Story last updated at 6/3/2009 - 12:15 pm
In the May 6 issue of the CCW, I wrote an article on the topic of mold in homes. Apparently, this article struck a nerve with many readers resulting in my hearing from individuals in Southeast Alaska and across the state. I'm building on that basic mold information in this month's article. Two issues are presented: 1) How to determine whether mold is present in your home, and 2) Types of health problems caused by or related to the presence of mold.
How do I know if there is mold in my home? (See the May 6 article for information on areas in your home that may harbor mold growth).
This is one of the problems with mold - identifying it. Shades of mold may be whites, greens, browns, blacks or oranges. Is it mold or is it dirt? Here is a reasonably reliable test to determine whether a mark is mold or dirt.
Mix a solution of one part chlorine bleach to two parts water, with enough dishwashing detergent to clean off surface grime and oils in a single wipe. Using a clean cloth, dab (don't wipe or scrub) the stain or mark with the chlorine bleach solution. Observe any changes in color. If the color is entirely or largely removed, the stain is likely organic and probably mold. If the color is not removed, the mark is probably non-organic and not a mold. (Cleaning and removing mold will be addressed in the next issue.)
One telltale sign of the presence of mold is smell. Mold may be present if a house smells musty, earthy, faintly of alcohol (even though no alcohol has been consumed or recently spilled), or has a sickly-sweet smell. Sometimes, a musty smell coming from clothing can be an indication of mold in the home.
Unfortunately, the absence of smell does not always guarantee that the home is free of mold. Any sign that the occupants have more health problems than normal or prolonged illnesses should be investigated.
How do molds affect my health?
Molds have the potential to cause health problems as they may produce allergens (substances that can cause allergic reactions) and irritants, including skin irritation. In some cases, molds can produce potentially toxic chemicals called mycotoxins. Once these mycotoxins are released into the air, individuals may breathe them into their lungs, where they can affect the immune system, nervous system, liver, kidneys, blood and blood clotting.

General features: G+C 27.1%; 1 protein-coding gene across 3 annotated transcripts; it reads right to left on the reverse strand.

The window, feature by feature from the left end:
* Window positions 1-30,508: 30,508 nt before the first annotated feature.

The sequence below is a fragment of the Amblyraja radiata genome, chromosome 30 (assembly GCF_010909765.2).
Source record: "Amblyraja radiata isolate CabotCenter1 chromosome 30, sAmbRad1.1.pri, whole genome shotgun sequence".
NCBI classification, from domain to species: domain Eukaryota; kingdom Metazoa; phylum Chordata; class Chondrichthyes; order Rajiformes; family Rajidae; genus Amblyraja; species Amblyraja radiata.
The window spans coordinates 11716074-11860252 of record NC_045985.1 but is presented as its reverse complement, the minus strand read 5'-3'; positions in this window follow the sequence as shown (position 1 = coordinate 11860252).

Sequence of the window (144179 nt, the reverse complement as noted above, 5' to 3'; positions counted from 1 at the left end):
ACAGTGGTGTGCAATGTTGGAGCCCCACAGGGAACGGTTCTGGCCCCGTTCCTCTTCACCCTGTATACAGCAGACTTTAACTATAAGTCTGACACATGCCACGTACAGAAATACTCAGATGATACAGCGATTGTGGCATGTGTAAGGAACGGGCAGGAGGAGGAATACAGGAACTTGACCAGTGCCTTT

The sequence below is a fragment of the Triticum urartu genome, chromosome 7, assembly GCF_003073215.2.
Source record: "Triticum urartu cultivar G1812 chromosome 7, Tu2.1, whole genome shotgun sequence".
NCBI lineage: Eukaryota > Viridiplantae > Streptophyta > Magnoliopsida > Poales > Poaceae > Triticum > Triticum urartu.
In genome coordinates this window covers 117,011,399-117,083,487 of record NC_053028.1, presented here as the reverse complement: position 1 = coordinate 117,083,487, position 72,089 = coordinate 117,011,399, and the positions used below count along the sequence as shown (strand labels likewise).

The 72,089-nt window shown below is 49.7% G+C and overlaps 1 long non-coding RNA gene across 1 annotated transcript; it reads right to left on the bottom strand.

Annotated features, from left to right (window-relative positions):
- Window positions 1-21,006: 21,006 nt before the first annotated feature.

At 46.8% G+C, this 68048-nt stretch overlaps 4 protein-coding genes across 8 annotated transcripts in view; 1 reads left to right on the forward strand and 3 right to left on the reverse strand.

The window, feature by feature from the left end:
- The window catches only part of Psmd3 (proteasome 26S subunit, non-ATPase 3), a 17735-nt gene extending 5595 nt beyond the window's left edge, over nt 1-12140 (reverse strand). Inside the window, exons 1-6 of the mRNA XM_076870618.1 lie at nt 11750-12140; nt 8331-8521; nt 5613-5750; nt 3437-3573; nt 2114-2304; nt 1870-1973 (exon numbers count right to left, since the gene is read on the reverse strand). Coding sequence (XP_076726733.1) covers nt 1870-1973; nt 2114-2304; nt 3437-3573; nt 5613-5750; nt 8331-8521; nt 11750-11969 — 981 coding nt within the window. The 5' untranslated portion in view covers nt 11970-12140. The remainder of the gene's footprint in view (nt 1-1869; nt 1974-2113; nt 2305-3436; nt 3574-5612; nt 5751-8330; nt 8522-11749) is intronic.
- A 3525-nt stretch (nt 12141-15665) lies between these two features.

Toxicosis is the medical term used to describe any disease condition due to poisoning. Although not proven by medical science, toxicosis (the reaction to toxins produced by some molds) may be a health risk for some individuals. Toxicosis is hypothesized (not proven) to cause or contribute to neurological damage (memory loss) and infant pulmonary hemorrhaging (bleeding lungs in infants). Further, some mycotoxins are known carcinogens (cancer-causing agents).
Adverse health reactions can vary depending on the amount of the exposure and the susceptibility of the affected person. Threshold levels for exposure have not been developed yet research on mold and health effects is ongoing,
At risk groups for health risks associated with mold exposure include:
- Those with allergies
- Those whose natural ability to fight illness has been suppressed
- Possibly healthy individuals where exposure levels are significant
Mold symptoms are similar to everyday cold and flu symptoms so many people have a hard time distinguishing if they have health effects from mold or simply have the flu. Common mold symptoms are as follows:
- Excessive coughing
- Fatigue and asthma
- Itchy throat
- Memory and hearing loss
- Sinus headache and nasal congestion
- Watery eyes
Because these symptoms are associated with other diseases, misdiagnoses of mycotoxins exposures are common. There are very few physicians with the experience or expertise in correctly diagnosing mycotoxins exposures.
If you see or smell mold in your home, you have a problem. In the third and final installment of this series the focus will be on what to do when mold is found in your home. For resources on mold problems and environmental health, contact the Juneau District office at (907) 796-6221.
Sonja Koukel, PhD, is an assistant professor in the Health, Home & Family Development Program for the Cooperative Extension Service UAF Juneau District. Reach her at email@example.com or (907) 796-6221.